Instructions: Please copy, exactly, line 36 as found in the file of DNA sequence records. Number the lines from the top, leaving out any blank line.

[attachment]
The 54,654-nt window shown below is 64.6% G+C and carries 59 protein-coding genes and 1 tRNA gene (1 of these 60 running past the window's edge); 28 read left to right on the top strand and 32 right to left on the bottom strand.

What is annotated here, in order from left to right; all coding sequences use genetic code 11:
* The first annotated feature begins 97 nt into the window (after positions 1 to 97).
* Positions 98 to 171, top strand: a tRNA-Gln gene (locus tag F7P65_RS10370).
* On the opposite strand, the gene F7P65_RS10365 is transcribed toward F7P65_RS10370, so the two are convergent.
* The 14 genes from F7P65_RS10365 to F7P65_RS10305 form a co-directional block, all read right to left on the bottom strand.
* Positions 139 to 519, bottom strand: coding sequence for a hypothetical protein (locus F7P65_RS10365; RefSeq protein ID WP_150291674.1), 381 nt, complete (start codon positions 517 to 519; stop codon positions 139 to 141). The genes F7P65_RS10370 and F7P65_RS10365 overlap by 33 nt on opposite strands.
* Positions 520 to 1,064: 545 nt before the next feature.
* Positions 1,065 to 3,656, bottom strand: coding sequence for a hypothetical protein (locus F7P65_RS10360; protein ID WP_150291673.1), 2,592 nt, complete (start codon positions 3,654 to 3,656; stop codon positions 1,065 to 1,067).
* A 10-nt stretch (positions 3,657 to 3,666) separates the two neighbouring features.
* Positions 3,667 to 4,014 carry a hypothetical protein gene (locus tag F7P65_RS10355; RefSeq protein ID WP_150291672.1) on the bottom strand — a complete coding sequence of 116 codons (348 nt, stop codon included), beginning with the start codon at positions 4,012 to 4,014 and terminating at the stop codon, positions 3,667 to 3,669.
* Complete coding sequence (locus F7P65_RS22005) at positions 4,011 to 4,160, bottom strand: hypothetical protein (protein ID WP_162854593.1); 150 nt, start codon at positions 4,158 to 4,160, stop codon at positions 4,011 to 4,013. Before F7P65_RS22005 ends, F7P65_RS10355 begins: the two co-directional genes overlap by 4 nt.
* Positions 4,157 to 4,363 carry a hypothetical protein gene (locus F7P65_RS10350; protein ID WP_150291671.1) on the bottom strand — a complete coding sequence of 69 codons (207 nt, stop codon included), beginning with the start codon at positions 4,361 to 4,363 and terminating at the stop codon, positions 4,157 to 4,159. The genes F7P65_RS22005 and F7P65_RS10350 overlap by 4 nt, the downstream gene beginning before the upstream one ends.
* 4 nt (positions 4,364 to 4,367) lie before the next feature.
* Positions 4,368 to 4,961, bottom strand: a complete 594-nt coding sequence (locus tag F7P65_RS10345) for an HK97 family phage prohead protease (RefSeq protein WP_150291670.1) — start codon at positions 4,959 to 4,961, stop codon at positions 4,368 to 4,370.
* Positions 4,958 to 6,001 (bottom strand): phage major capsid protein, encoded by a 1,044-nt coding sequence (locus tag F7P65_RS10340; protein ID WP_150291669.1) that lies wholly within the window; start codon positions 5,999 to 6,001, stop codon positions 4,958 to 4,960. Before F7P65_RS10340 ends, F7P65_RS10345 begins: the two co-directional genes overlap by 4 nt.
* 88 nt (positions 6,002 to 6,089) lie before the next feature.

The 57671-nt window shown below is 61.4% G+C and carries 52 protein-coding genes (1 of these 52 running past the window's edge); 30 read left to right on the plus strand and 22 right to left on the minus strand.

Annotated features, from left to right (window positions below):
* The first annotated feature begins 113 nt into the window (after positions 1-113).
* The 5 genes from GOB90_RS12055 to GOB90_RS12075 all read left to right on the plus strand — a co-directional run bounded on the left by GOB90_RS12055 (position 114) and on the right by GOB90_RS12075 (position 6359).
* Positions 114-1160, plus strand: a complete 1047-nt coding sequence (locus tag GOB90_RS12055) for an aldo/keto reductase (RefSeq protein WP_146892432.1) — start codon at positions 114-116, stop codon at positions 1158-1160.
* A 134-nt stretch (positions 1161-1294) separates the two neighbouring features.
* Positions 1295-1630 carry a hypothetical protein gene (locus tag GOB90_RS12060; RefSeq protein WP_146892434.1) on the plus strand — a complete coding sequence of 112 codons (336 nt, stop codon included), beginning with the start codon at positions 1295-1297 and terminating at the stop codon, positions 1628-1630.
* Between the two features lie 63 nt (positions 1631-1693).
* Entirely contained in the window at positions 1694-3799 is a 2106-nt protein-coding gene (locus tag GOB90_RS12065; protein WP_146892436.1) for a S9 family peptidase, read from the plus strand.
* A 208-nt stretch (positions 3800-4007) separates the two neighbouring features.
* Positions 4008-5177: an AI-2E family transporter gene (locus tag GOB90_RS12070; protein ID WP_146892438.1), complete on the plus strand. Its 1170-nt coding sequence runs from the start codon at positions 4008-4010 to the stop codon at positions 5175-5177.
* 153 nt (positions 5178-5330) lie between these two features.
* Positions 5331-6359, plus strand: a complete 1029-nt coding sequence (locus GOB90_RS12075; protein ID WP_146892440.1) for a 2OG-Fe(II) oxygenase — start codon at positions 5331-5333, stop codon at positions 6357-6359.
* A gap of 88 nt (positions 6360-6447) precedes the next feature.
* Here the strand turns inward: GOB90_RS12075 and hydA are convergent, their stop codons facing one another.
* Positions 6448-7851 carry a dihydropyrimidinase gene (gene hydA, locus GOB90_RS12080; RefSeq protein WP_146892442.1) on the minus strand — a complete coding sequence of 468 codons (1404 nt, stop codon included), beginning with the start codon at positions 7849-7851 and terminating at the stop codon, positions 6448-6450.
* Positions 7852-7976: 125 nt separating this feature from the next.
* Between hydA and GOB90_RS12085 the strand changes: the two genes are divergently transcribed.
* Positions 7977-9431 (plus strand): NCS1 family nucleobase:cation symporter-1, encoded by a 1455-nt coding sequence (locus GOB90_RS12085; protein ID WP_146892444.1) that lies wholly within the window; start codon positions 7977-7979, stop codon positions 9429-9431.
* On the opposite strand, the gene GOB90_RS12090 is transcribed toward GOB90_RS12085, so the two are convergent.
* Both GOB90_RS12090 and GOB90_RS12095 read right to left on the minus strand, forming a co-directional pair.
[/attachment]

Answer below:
* Positions 7977-9431 (plus strand): NCS1 family nucleobase:cation symporter-1, encoded by a 1455-nt coding sequence (locus GOB90_RS12085; protein ID WP_146892444.1) that lies wholly within the window; start codon positions 7977-7979, stop codon positions 9429-9431.